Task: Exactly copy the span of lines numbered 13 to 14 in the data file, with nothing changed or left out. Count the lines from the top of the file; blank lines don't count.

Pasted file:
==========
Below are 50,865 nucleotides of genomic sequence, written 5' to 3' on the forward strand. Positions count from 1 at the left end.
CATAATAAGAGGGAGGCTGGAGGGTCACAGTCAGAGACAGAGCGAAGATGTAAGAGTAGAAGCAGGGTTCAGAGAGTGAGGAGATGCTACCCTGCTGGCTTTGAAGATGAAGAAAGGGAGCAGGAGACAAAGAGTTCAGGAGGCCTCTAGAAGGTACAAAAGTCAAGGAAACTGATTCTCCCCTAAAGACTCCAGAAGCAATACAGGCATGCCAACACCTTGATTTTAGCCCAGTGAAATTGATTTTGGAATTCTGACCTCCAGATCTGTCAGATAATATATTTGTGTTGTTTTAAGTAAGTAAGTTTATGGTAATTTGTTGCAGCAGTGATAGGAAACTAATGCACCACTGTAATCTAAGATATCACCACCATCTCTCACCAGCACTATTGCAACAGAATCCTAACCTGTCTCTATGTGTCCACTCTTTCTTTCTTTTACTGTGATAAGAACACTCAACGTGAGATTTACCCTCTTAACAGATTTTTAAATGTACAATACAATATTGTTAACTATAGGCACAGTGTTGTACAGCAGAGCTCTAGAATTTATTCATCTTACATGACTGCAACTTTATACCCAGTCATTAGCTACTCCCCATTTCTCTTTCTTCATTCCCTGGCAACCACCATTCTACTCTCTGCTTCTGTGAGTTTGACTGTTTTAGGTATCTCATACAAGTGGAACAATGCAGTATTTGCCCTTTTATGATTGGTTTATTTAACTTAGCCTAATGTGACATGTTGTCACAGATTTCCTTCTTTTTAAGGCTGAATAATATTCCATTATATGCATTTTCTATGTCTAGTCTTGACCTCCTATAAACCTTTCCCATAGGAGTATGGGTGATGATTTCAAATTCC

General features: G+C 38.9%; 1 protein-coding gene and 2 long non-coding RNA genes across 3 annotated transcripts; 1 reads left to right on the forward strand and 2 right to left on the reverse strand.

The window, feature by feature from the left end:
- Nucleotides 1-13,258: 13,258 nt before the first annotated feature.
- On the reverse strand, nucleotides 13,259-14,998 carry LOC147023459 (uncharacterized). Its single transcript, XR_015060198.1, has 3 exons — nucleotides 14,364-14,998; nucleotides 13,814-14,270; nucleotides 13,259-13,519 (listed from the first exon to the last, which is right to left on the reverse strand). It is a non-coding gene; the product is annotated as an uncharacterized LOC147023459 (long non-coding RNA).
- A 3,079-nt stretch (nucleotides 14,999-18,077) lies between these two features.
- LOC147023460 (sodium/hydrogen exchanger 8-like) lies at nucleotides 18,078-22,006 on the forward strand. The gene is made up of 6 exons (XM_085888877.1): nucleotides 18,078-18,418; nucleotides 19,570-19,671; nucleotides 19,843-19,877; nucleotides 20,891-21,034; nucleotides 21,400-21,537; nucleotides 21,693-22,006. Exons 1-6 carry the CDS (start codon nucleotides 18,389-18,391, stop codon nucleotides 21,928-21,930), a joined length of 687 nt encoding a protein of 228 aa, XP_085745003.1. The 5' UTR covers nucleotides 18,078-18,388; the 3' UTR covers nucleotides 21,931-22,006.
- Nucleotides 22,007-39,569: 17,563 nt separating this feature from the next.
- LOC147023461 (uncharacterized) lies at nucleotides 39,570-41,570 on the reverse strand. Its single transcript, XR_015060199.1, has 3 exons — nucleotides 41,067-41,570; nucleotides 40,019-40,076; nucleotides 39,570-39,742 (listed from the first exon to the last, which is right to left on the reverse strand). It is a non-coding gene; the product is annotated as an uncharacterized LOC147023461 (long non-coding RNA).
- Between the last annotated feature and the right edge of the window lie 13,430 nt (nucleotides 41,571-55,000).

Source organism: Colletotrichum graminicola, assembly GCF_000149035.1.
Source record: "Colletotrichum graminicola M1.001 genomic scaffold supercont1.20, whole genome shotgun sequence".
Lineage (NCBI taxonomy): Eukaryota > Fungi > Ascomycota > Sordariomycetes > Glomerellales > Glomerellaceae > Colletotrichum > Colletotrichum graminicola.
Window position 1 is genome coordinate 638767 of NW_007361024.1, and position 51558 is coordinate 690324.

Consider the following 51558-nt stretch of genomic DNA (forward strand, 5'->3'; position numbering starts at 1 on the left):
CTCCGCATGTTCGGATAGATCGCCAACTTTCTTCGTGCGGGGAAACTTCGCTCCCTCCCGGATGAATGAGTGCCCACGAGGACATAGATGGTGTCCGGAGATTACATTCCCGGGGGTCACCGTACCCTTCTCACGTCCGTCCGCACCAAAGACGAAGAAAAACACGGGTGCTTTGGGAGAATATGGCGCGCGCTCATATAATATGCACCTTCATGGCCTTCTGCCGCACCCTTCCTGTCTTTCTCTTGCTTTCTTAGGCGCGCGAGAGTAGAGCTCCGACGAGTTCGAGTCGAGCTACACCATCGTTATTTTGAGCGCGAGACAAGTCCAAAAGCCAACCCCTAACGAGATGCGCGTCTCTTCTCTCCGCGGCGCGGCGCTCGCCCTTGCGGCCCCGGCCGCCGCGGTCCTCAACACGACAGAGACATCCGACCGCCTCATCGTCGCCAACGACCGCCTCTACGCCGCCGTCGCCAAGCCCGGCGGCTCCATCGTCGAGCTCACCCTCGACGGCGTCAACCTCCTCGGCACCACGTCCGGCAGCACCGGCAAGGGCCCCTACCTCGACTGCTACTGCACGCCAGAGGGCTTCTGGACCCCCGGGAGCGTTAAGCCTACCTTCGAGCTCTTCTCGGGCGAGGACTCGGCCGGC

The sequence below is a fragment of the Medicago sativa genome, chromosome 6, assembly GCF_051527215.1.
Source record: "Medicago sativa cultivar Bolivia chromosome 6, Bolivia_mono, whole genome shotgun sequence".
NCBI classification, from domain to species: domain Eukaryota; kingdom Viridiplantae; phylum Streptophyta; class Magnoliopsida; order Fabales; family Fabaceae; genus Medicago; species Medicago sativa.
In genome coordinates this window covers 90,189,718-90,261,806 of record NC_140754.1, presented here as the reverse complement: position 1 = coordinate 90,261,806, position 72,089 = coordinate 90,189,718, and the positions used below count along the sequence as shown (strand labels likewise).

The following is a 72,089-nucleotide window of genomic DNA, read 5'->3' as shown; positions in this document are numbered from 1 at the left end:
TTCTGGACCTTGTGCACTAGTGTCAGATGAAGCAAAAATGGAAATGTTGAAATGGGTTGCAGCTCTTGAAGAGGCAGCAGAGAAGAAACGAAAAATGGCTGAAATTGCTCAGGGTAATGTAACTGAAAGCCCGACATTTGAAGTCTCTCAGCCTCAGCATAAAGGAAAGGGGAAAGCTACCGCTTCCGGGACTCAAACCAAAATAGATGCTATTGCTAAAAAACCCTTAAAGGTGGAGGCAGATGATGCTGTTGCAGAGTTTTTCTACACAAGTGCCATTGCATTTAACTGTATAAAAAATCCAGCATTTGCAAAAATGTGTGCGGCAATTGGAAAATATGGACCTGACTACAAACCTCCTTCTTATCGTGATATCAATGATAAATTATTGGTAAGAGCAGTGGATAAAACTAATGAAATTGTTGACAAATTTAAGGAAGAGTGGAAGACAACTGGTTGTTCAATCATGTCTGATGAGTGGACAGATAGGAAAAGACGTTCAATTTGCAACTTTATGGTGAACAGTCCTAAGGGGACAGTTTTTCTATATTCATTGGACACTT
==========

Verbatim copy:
Source record: "Colletotrichum graminicola M1.001 genomic scaffold supercont1.20, whole genome shotgun sequence".
Lineage (NCBI taxonomy): Eukaryota > Fungi > Ascomycota > Sordariomycetes > Glomerellales > Glomerellaceae > Colletotrichum > Colletotrichum graminicola.